“Shame isn’t a strong enough emotion to stop us from doing anything at all. Believe me.” One of the most overlooked of all of the award-winning films that were released this year, Paul Verhoeven’s psychological thriller “Elle” is certainly one of the darker-themed ones. The film is a remarkable study of emotion, sexuality and revenge. The film concerns one woman’s quest to seek revenge against her rapist, but this is not your typical rape-to-revenge film. The film is corrosive, and it tempts you with its sly camera angles and reaction shots.
Leading actress Isabelle Huppert has won numerous awards for her role as Michèle Leblanc, the CEO of a video game company and daughter of a famous serial killer, who gets assaulted in her home by a masked intruder. The very first scene shows her lying on the floor, her blouse open, as her attacker gets off of her and adjusts his clothes. We are given occasional reactions from her black cat who is watching nearby. This is unusually buried by the following undisturbed normalcy of her life. She almost carelessly spills the incident out to her friends and ex-partner as their sumptuous restaurant dinner is about to commence.
“Elle” isn’t a story centered on rape and revenge; it has its mesmerizing genre swing set to outrival the rape. Michèle encounters amusing troubles with her son and his pregnant girlfriend. She, somewhat dispassionately, gives in to her close friend’s husband’s carnal desires that she once enjoyed. Michèle’s eccentricity toys with the audience’s empathy toward her for a while, and the audience never knows if all her maneuvers are just to strangle his sick, savage instincts. She boldly bares her sadistic side on a number of occasions. The guessing game can be easily won the few times Michèle is clueless about certain happenings: for instance, when she tries to find out about the sender of a gruesome animated video in which her face is morphed into one of the characters of her company’s popular video game. The attacker being the true victim of his attacks from the very beginning is what enriches “Elle”’s complicated beauty. “Elle”’s fluid sexual politics help to showcase a film that can be viewed as gloriously empowering. It is a biting portrait of a feminine resolve with sly humor mixed in.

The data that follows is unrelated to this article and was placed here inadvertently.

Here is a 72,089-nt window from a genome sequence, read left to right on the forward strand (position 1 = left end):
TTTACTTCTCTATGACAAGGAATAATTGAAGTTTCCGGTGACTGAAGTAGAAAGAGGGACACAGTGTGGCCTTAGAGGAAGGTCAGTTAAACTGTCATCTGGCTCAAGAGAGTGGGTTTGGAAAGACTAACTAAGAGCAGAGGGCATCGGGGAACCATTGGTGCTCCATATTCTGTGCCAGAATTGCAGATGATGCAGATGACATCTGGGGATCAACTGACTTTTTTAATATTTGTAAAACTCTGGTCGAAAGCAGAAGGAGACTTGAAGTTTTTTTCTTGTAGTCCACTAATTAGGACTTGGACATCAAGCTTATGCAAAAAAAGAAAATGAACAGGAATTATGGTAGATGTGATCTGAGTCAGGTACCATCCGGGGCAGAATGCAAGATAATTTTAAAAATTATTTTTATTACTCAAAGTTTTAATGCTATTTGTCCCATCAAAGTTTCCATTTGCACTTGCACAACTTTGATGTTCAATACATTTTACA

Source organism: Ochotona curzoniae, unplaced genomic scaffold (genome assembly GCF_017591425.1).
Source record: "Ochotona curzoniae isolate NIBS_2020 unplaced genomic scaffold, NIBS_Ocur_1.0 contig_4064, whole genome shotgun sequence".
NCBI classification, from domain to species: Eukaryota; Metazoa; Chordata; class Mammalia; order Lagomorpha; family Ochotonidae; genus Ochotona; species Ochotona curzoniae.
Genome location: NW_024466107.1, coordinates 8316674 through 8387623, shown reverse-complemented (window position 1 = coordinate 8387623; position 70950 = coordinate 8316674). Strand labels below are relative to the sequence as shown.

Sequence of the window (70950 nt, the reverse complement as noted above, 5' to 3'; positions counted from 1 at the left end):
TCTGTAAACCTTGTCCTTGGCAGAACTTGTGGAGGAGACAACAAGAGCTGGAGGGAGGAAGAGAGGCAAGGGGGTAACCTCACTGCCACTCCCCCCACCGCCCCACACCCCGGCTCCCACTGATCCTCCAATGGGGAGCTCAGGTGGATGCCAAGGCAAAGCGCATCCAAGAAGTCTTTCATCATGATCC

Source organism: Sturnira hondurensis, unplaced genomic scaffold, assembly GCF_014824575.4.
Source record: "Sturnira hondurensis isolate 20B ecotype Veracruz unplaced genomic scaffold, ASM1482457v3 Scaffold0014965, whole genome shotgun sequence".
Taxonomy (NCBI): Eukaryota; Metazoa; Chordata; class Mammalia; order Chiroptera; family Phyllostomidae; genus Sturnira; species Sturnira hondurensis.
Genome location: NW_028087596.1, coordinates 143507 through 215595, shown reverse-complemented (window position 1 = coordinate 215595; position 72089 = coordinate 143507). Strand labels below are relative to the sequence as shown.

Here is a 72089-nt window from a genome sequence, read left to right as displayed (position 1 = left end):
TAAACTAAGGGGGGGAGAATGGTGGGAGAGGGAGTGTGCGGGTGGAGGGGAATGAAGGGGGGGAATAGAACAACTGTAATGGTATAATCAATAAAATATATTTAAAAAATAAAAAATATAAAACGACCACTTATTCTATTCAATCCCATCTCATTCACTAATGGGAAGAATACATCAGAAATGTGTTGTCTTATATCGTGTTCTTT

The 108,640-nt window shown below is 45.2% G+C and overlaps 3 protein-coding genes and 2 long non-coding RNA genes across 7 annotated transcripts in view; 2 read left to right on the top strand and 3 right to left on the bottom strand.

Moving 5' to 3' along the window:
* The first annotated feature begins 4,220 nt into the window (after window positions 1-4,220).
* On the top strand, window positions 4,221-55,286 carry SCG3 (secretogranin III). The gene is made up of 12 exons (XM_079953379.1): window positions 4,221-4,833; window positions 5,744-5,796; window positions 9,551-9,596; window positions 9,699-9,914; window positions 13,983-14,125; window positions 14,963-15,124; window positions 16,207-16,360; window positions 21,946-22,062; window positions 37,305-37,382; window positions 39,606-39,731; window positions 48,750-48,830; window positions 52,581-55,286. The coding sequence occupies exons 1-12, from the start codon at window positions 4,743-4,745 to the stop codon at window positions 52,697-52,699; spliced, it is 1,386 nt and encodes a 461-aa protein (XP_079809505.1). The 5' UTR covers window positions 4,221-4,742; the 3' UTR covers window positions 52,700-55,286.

This film is Verhoeven’s comeback film. He is best known for films like “Starship Troopers” and “Black Book” (the latter of which stars the fiery red priestess Melisandre herself, Carice van Houten). Huppert’s performance has earned her critical acclaim, as she has won a Golden Globe award, a National Society of Film Critics award, the New York Film Circle Critics award, the Los Angeles Film Critics award and the Gotham Independent Film award, all for Best Actress, in addition to scoring 14 other awards for this role. She is also nominated for the Academy Award for Best Actress, her main competition being “La La Land” lead Emma Stone.
I believe this film is essential viewing for anyone to feel empowered, not to have shame be the reason one does not act out. As Michèle demonstrates, victims can rise above guilt to triumph against the face of evil.